Jamie Brannen, partner with Statesboro, Ga.-based Curry & Co. of Georgia LLC and Sweet Vidalia Farms LLC, said he visited all the region’s fields and said the disease isn’t as bad in northern production areas.
He said he expects Curry to supply adequate volume.
“One of our fields has 20 acres of it where it’s bad, but the rest is okay,” Brannen said April 5. “It’s worse in some other fields further south. I think we will go at it in promotions. The only thing this may do is it may shorten the deal’s storage crop a little.”
Brannen said he expects the disease to lower the volume of jumbos and mediums. Medium-sized onions constitute the majority of bagged onions.
Shuman reported increasing sweet onion prices. He said 40-pound cartons of Texas grano sweet onions increased from $10 in late March to a $12-14 in early April, likely caused by unfavorable Texas weather and word of a smaller Vidalia crop.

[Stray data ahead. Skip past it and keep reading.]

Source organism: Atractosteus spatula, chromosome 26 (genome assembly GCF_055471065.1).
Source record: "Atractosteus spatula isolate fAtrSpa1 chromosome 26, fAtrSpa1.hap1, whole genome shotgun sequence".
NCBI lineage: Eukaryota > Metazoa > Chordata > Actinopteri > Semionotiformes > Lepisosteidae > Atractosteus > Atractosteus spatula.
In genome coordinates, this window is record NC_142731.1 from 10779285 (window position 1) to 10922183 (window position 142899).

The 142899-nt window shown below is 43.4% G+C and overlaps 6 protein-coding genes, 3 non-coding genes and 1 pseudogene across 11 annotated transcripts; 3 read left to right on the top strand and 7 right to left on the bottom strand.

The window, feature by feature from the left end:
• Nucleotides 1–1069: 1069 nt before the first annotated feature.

Shuman said he expects the Vidalia deal to open at $16 for 40-pound cartons.
In mid-April last year, the U.S. Department of Agriculture reported the deal opening with 40-pound cartons of U.S. No. 1 Vidalias selling for $12-14 for jumbos.
Pazderski said Bland plans to start its harvesting April 5, a week earlier than the April 12 official season start date a growers committee set March 12.
Shipments sent before the official date require inspection stickers of U.S. No. 1 from the USDA’s Federal-State Shipping Point Inspection Service.